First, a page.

The United Network for Organ Sharing which oversees the U.S. organ transplant system often fails to detect or fix problems at the hospitals that it is assigned to supervise according to the Los Angeles Times on Sunday.
According to the newspaper when it does act, its findings are usually kept a secret leaving patients and their families unaware of potential risks, such as including excessive death rates.
AdvertisementThis nonprofit agency has been given the contract since 1986 by the federal government to oversee the transplant system. Although the organization has reportedly considered revoking the 'good standing' of at least 15 transplant centers since 2000 it has followed through just once, when certification was revoked in March for St. Vincent Medical Center in a Los Angeles.
Officials at the network have not given any comment. However executive director Walter Graham said that the problems were 'hurting public trust' and the agency hopes to make changes.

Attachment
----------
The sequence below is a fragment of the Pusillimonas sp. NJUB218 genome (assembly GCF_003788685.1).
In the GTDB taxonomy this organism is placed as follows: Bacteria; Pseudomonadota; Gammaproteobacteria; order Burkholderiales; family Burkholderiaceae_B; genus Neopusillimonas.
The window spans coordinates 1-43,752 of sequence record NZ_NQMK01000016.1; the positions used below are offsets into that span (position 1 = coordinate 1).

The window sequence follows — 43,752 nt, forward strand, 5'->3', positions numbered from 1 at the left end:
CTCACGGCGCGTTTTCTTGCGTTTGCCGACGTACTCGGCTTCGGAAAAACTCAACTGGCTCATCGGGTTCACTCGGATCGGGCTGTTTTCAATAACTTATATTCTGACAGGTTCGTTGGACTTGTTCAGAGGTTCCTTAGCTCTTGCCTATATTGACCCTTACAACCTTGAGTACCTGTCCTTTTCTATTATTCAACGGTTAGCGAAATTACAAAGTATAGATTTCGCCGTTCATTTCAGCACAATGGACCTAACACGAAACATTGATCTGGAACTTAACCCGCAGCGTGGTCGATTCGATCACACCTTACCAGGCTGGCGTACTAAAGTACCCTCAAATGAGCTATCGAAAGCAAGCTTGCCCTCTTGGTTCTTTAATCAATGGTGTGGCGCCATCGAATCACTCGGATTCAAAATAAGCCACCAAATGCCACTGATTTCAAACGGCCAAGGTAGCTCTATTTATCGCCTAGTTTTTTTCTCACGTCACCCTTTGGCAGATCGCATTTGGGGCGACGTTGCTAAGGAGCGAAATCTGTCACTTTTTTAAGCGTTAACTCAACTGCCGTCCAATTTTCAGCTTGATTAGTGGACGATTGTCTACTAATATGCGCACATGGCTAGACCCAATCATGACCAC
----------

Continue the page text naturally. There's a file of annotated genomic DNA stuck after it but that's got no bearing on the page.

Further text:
The report alleged that the network has never recommended closing a transplant program and has been reluctant to censure hospitals.
Dr. Mark Fox, former chairman of the group's ethics committee said, 'It seems like (the network) is often a day late and a dollar short.'
The incident where St. Vincent Medical Center made arrangements for a liver transplant candidate to jump ahead of dozens of others in line for an organ was called to attention in the report.
Quoting another instance, the newspaper said United Network for Organ Sharing was aware by 2002 of unacceptably high death rates for the kidney transplant program at Sunrise Hospital and Medical Center in Las Vegas, but four years passed before the regulator performed its own inspection.
Besides this the organization demonstrated a failure to investigate health maintenance organization Kaiser Permanente's new kidney program in San Francisco, in spite of the fact that statistics showed twice as many patients had died awaiting transplants as had received them.
An investigation of Kaiser's program was launched only in May, after the Los Angeles Times had detailed the failings.
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